Topics » MELT – Scott Devine
The Mobile Element Locator Tool (MELT) and the 1000 Genomes Project
Scott E. Devine, PhD, Associate Professor, Medicine (Endocrinology), researches mobile element insertions in genomes. He and his team are part of the 1000 Genomes Project , a large-scale international initiative that has created the largest public catalogue of human variation and genotype data. It was the first project to sequence the genomes of a large number of people to provide a comprehensive resource on human genetic variation.
Dr. Devine investigates human genome variation and studies how such variation affects human health. In November 2017, a publication about the tool that he and his team developed as part of the 1000 Genomes Project was published in the journal Genome Research. This tool, which is called the Mobile Element Locator Tool (or MELT for short), efficiently discovers and annotates new mobile element insertions (or MEIs) using whole genome sequencing data. MEIs are essentially “jumping genes” that can move from one place to another in human genomes.
The Graduate Program in Life Sciences (GPLS) recently recognized Eugene Gardners’s work as particularly outstanding by awarding him the 2017 GPLS Ph.D. Thesis Award for his work with MELT.
MEIs represent about 25% of all structural variants in human genomes and can be disruptive influences on human traits and diseases. Dr. Devine and his team developed the Mobile Element Locator Tool (MELT) to facilitate MEI discovery on a population scale in humans and other organisms. Their tool allows investigators to discover MEIs in human genomes with greater speed, scalability, specificity and sensitivity compared to previous MEI discovery tools.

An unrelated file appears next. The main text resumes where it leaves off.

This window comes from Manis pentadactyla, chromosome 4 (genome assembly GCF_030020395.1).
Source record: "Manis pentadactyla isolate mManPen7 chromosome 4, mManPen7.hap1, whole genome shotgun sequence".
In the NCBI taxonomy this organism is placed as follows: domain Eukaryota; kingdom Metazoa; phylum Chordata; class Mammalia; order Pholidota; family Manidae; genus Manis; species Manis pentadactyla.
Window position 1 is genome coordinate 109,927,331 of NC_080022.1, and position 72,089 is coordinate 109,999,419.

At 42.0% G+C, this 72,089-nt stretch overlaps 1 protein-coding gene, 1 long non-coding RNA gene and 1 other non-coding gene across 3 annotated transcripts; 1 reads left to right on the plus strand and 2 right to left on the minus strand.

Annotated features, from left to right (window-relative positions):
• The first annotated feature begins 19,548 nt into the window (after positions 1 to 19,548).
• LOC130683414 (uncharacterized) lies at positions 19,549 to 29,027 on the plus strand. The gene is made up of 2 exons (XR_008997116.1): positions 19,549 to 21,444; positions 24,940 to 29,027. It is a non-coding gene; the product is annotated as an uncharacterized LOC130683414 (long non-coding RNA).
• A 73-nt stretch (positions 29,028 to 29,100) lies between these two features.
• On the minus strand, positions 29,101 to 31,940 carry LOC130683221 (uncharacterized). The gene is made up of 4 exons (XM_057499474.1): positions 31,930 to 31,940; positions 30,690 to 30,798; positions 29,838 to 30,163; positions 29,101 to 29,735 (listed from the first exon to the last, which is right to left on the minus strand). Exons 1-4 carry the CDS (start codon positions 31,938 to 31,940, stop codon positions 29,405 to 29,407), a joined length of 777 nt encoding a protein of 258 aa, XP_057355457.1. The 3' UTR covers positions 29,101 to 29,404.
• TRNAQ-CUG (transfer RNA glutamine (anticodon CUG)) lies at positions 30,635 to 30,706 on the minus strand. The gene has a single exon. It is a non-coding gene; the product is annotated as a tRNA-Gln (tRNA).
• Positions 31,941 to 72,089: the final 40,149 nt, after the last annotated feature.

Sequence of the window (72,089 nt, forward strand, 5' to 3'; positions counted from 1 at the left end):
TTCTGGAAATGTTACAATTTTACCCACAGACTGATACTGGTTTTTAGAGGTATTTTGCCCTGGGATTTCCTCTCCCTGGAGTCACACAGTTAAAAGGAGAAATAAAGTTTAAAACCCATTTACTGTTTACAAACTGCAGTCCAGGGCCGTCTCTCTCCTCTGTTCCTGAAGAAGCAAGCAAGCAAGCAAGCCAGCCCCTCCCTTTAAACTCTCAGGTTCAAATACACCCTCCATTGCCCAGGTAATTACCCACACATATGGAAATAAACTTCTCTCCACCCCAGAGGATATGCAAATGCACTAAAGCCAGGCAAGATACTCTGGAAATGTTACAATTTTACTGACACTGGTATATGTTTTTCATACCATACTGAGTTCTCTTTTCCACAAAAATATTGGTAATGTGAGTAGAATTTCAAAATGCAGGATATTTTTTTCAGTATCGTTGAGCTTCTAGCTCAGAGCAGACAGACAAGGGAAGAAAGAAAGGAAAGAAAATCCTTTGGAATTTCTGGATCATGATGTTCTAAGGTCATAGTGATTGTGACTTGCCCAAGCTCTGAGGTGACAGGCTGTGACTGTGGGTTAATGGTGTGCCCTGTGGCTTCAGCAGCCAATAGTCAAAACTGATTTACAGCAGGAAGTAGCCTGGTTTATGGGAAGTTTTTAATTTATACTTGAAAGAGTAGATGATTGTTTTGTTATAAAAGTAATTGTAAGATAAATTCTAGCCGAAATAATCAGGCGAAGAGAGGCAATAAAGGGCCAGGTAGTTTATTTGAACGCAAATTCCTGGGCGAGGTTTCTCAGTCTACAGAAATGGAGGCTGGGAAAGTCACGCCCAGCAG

Scalability is increasingly becoming important as MELT is now being applied to projects involving many thousands of additional human genomes. For example, Devine’s group is using MELT to discover MEIs in over 100,000 human genomes as part of the Top MED project and several other large consortia projects. MELT also has been downloaded by over 400 labs worldwide and is being used broadly for MEI discovery in projects involving neurological disorders including autism and schizophrenia, developmental disorders, cancers, and many other diseases.
Eugene Gardner, a recent graduate from the Molecular Medicine Ph.D. program, was the lead developer of MELT. The Graduate Program in Life Sciences (GPLS) recently recognized Eugene’s work as particularly outstanding by awarding him the 2017 GPLS Ph.D. Thesis Award for his work with MELT.
These studies have been funded by awards from the National Human Genome Research Institute (NHGRI R01 HG002898) and the National Cancer Institute (NCI R01 CA166661).